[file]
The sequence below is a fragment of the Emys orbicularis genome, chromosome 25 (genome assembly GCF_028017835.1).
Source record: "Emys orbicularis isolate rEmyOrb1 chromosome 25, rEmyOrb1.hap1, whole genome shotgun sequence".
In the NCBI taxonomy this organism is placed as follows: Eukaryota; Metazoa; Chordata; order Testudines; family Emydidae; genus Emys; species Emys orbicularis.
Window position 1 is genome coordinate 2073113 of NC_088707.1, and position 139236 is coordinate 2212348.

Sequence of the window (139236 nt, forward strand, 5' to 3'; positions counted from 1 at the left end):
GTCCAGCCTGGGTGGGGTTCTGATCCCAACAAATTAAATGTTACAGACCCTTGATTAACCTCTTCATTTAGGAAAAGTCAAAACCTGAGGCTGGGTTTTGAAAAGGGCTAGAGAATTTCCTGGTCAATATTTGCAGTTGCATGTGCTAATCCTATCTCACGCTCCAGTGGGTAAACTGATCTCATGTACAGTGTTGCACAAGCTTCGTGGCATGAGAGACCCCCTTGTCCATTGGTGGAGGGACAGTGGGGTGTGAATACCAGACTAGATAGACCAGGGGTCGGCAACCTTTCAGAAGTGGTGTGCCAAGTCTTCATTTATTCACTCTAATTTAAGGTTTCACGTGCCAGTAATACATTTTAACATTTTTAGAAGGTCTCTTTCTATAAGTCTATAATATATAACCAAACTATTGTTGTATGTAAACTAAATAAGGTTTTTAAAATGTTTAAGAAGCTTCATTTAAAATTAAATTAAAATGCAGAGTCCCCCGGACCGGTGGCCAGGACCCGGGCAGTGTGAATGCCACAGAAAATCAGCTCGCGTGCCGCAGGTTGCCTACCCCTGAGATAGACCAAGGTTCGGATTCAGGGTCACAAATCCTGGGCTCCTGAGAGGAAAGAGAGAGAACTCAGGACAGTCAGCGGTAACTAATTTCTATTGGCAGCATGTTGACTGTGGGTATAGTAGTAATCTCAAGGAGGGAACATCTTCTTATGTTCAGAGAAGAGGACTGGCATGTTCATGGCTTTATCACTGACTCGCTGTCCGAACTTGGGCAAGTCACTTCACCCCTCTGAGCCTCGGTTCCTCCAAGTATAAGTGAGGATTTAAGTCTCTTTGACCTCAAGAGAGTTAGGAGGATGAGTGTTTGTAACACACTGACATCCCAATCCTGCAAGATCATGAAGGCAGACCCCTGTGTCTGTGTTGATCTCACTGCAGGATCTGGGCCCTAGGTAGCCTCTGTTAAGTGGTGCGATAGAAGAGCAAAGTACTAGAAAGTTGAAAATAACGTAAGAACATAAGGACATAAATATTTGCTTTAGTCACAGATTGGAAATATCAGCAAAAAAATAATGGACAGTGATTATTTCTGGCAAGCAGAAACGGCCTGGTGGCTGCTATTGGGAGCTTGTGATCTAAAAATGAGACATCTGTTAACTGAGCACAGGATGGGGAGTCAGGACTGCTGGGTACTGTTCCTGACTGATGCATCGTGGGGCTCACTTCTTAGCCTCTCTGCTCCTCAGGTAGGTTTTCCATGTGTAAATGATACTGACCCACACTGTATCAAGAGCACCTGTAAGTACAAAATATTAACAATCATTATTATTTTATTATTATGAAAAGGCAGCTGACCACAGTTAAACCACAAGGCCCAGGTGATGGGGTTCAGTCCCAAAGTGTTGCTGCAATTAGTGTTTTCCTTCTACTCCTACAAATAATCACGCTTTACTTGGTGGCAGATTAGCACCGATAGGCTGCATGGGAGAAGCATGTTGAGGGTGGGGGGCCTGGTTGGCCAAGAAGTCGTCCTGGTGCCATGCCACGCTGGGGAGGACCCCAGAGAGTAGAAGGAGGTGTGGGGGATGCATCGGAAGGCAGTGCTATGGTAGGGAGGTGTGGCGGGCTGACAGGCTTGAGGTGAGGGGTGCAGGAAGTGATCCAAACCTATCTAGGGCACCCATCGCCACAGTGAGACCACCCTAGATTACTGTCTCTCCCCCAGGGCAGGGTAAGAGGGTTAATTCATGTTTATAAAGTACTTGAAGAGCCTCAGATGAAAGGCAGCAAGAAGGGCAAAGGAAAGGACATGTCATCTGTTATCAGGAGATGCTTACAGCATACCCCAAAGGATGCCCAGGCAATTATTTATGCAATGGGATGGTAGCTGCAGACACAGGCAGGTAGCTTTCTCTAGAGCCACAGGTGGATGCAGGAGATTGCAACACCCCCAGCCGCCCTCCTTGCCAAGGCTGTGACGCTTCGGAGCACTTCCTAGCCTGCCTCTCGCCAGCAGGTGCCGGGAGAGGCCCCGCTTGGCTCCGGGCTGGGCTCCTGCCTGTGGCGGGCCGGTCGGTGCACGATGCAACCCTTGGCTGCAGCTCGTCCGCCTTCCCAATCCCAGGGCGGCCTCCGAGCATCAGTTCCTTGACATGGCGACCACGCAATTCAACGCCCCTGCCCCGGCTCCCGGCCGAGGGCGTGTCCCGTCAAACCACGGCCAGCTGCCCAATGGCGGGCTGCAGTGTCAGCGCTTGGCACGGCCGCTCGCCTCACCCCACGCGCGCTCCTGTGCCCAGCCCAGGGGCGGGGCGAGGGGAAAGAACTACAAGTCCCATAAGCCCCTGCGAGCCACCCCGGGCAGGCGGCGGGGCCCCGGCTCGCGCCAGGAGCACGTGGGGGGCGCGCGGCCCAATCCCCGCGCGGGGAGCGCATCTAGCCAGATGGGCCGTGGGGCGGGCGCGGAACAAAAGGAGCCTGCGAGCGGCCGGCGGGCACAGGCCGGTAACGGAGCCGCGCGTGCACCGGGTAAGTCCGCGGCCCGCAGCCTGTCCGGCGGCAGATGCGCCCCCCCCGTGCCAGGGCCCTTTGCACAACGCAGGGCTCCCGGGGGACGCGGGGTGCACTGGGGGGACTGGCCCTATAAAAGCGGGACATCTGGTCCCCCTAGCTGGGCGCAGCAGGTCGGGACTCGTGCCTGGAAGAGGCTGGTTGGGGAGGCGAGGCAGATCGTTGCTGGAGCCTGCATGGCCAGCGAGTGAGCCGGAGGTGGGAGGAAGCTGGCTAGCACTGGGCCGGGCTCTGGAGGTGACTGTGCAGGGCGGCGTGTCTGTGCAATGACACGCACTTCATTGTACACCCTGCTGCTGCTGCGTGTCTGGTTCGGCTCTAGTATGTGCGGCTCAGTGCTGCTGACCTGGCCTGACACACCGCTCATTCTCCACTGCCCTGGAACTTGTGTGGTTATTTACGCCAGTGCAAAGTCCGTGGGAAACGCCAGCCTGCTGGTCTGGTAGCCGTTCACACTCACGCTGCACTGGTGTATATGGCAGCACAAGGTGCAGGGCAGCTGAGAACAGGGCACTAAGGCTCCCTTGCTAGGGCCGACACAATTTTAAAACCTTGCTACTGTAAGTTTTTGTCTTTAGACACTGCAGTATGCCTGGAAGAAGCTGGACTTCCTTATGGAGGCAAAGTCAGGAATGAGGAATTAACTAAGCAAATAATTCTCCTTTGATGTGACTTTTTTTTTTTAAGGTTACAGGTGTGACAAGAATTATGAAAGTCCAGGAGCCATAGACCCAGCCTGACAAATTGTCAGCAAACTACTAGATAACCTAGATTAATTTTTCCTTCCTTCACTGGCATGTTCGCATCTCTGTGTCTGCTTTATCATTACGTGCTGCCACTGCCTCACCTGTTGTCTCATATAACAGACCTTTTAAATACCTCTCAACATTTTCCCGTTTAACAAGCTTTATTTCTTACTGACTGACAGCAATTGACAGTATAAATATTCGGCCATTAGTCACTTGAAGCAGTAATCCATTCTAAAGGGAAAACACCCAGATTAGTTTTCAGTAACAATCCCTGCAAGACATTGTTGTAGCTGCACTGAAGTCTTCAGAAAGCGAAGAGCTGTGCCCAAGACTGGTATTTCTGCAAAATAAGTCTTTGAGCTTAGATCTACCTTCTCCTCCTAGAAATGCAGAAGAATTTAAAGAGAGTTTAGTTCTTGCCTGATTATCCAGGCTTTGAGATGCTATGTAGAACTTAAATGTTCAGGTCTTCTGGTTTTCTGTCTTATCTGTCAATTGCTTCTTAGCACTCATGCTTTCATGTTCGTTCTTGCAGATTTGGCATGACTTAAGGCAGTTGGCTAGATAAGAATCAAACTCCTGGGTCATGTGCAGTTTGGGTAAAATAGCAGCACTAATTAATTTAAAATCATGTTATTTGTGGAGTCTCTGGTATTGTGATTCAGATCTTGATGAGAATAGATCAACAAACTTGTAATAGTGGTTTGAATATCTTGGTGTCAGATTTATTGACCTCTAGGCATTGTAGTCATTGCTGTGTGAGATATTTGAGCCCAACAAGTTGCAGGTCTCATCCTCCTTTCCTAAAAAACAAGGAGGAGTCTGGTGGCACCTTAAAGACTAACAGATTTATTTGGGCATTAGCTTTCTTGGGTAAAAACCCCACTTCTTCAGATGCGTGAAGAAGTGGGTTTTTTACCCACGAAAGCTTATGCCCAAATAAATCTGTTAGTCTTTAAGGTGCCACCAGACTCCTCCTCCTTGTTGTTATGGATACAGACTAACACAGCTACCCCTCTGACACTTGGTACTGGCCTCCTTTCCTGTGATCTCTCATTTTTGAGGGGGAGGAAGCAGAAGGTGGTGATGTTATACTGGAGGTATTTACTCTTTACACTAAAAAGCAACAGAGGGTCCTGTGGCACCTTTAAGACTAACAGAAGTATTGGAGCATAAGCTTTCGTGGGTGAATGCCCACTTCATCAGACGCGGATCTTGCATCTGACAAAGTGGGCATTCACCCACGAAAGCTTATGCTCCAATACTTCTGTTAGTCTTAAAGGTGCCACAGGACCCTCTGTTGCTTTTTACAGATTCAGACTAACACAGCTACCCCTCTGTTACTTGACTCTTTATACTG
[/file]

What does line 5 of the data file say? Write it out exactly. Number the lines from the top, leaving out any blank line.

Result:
Sequence of the window (139236 nt, forward strand, 5' to 3'; positions counted from 1 at the left end):